hen, amid scandal and scrutiny, the bombastic fast-food CEO Andy Puzder withdrew himself as President Trump’s nominee for secretary of labor back in February, worker advocates—who’d run an aggressive campaign to oppose him—let out a collective sigh of relief. As a vocal opponent of higher minimum wages and stronger labor laws, Puzder seemed the very antithesis of the Department of Labor’s mission of protecting workers.
Puzder has since moved on, frequenting cable news shows as a Trump booster, and is reportedly writing a book that attacks progressive policies and labor unions. Trump’s second choice, Alex Acosta, a relatively unknown conservative labor lawyer, was seen as a much milder alternative. Since confirmed, even with the fate of several major Obama-era labor regulations in the air, Acosta has maintained a low profile. But all that could soon change. Until now, Trump’s Labor Department staff has been skeletal, the consequence of the administration’s slowness in designating nominees, and the Republican-controlled Senate’s foot-dragging in holding confirmation hearings. But with the Senate now back in session and Trump finally naming nominees to fill out Labor’s roster, the department will likely kick into high gear soon—and once again become a source of anxiety for workers and their advocates.
If the people Trump has tapped for such key positions as overseeing mining safety, enforcing wage-and-hour laws, and guiding the department’s regulatory policy are any indication, the department will enthusiastically embrace industry priorities. Despite Trump’s campaign rhetoric that promised to bring a voice for workers into the White House, he is filling the DOL with lobbyists, anti-union activists, industry executives, and management-side lawyers who appear hell-bent on erasing the work of Obama’s Labor Department.
TRUMP HAS TAPPED Pat Pizzella as Acosta’s top lieutenant, who will be charged with leading the day-to-day operations of the department. Before serving in President George W. Bush’s Labor Department, Pizzella spent the late 1990s lobbying on behalf of the government of the Northern Mariana Islands, a U.S. commonwealth near Guam. As Mother Jones reported, Pizzella was a key player in an intensive campaign spearheaded by the infamous lobbyist Jack Abramoff to stifle bipartisan efforts to bring the islands under the purview of federal labor law. Under a longstanding agreement between the commonwealth and the U.S. government, the islands were exempt from the federal minimum-wage and immigration laws. The islands’ government, in tandem with garment manufacturers, brought in huge numbers of guest workers to make clothing for companies like Brooks Brothers and Banana Republic. It was modern-day indentured servitude: Many were required to pay large fees to recruiters for these jobs, and then to pay their debts off with meager sweatshop wages.
Confronted with reports revealing the inhumane conditions under which the islands’ garment workers labored, the U.S. Senate in 1995 voted unanimously to repeal the commonwealth’s minimum-wage exemption. Lobbying on behalf of the commonwealth, Pizzella led the effort to convince members of Congress, at times during luxurious congressional junkets on the islands, that the issue was a matter of preserving a free-market utopia—a “laboratory of liberty.” Pizzella, and the trips, proved persuasive; the commonwealth wasn’t brought under federal minimum-wage law until 2007 and immigration law until 2008.
At his Senate confirmation hearing for his pending appointment in July, Pizzella said he didn’t remember much about his lobbying for CNMI and wasn’t aware of any human rights abuse at the time, calling the newspaper and governmental reports mere “allegations.”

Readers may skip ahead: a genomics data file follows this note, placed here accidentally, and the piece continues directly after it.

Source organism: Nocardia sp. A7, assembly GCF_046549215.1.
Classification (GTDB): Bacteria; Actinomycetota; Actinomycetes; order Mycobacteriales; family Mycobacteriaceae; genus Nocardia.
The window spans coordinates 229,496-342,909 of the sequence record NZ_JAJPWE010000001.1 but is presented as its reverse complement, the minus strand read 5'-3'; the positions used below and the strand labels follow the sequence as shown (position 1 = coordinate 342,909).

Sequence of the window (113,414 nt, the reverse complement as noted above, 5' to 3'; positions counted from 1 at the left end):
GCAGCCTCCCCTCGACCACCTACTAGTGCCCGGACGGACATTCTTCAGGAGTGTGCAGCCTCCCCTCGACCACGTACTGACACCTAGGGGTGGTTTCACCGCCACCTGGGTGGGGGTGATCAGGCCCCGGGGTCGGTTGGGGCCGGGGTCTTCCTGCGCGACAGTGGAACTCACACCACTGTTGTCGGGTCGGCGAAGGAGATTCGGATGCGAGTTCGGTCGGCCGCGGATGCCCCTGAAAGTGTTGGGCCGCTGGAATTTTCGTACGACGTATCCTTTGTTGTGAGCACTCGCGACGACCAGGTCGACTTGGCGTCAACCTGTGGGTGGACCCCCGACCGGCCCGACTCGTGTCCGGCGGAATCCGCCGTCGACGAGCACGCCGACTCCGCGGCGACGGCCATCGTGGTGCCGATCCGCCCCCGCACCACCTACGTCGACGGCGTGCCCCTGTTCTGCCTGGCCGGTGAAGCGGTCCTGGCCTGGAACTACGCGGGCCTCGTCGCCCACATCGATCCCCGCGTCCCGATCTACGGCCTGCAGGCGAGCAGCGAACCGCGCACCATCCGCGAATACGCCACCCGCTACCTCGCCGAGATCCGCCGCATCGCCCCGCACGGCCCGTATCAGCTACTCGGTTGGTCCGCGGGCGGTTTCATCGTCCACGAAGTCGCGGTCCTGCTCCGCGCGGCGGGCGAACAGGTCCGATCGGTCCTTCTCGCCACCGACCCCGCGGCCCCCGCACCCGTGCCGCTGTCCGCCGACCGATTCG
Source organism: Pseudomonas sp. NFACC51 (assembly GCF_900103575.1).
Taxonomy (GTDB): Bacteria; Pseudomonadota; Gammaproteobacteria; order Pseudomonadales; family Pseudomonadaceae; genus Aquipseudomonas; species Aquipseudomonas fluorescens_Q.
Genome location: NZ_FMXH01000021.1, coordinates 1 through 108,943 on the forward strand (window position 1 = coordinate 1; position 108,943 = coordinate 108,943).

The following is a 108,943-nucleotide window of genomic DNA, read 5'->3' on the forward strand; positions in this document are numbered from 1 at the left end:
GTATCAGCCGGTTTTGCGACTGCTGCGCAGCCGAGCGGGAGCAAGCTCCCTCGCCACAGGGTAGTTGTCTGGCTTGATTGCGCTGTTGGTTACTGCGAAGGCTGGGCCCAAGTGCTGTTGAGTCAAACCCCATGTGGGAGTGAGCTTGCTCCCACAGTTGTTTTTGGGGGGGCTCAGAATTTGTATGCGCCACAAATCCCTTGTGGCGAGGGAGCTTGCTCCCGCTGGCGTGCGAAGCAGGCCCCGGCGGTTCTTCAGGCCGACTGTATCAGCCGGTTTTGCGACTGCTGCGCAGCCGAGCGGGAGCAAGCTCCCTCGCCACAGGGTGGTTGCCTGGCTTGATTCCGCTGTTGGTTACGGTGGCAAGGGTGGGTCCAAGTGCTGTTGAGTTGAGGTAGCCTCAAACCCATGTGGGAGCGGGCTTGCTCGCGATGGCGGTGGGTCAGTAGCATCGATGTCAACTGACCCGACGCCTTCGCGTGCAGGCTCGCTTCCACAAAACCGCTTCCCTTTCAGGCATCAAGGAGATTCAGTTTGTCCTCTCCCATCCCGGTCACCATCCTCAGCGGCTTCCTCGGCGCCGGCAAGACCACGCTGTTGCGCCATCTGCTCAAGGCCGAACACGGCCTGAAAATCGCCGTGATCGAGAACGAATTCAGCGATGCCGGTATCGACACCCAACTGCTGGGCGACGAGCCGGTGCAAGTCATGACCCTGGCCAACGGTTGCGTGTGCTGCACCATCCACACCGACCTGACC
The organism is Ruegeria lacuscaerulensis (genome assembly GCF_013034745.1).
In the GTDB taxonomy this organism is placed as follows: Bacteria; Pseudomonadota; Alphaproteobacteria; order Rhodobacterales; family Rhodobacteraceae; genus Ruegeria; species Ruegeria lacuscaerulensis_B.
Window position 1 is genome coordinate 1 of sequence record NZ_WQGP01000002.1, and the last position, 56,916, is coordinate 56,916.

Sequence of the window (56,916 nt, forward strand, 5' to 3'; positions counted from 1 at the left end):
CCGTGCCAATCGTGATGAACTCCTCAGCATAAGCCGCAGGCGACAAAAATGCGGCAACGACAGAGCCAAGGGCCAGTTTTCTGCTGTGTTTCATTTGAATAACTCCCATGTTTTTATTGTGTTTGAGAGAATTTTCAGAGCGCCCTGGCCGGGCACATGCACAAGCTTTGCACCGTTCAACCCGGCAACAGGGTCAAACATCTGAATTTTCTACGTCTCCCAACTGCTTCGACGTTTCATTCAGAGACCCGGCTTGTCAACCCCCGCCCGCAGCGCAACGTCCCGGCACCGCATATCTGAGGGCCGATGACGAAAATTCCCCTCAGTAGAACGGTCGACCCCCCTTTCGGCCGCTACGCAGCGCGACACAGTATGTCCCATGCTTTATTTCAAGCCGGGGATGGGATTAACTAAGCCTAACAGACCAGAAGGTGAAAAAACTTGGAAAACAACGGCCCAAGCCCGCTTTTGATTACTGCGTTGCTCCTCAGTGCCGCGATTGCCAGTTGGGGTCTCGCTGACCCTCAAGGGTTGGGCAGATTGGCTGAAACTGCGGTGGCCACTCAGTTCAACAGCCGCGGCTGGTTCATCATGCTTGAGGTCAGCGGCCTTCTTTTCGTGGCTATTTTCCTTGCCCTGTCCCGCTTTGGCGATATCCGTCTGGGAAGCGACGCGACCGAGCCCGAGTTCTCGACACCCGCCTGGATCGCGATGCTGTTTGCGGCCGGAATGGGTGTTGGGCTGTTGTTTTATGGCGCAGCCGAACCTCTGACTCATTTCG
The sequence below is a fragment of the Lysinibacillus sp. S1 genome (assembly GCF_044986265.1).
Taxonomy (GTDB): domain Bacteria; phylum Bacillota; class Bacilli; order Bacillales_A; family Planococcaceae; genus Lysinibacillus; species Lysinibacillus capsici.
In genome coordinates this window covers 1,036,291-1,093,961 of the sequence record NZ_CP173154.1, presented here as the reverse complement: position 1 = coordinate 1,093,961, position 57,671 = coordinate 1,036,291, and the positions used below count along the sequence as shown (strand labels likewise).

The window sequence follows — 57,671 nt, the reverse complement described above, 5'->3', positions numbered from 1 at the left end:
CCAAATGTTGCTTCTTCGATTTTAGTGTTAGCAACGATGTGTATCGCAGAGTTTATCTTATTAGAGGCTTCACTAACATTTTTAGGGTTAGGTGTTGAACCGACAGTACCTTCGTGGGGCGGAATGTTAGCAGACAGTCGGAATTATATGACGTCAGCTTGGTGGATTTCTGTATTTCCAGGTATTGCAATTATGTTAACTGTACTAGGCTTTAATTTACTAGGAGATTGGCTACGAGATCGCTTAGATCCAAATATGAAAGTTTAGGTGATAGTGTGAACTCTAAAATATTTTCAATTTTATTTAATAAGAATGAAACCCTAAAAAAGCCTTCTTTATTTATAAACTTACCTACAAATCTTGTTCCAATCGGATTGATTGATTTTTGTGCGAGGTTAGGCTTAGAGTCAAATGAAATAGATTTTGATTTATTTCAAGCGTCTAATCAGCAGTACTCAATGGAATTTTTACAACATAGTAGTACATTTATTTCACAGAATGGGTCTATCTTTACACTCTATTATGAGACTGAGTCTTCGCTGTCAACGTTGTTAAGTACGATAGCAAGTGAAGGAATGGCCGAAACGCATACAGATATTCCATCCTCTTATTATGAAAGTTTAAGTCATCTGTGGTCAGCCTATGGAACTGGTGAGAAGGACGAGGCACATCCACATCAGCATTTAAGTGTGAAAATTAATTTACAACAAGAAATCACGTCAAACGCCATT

ON THE SATURDAY MORNING of Labor Day weekend, the White House quietly announced that Trump would nominate David Zatezalo to head up the Mine Safety and Health Administration, which is charged with inspecting mines and investigating miners’ injuries and deaths on the job—at a time when mining deaths are increasing nationwide. Zatezalo was the CEO of Rhino Resources during the years when the Kentucky-based coal company had repeated encounters with MSHA enforcers as the Obama administration cracked down on mine safety in the wake of the Upper Big Branch mine disaster in 2011.
As The Charleston Gazette-Mail reported, in 2010 MSHA issued a “patterns of violations” warning letter to one of the company’s West Virginia mines, citing repeated safety violations that would result in stiffer penalties if the company didn’t shape up. Rhino improved its safety standards, but apparently not sufficiently. In 2011 a miner was killed when part of a wall collapsed in on him, and soon after, MSHA issued a second “patterns of violations” letter. Also in 2011, the Gazette-Mail noted, MSHA sought a federal court injunction against Rhino after discovering that a mine employee had tipped off a foreman working underground that MSHA inspectors were on site, investigating a complaint about employees smoking underground.
Worker safety advocates and coal miners’ unions warn that putting Zatezalo in charge of protecting miners from unscrupulous coal barons—a concern that Zatezalo insists will not be a problem—is a classic example of a fox guarding the henhouse. Zatezalo was reportedly urged to put his name in for the job by coal executive Bob Murray, a major Trump supporter and aggressive opponent of Obama’s coal crackdown. As The Huffington Post explains, Zatezalo couldn’t completely roll back enforcement without congressional action, but there are other ways he could be a friend to industry, including changing the criteria for determining who gets on MSHA’s “patterns of violations” list, opting not to pursue high-dollar fines, or soft-balling the demands on companies in settlement talks.
The agency could also put forward more industry-friendly rules. As part of Trump’s crusade to lower regulatory burdens, it is currently trying to weaken an Obama-era rule on hard rock mining inspections by allowing inspectors to examine mines without halting operations and allowing companies to avoid recording hazardous conditions so long as they’re fixed right away.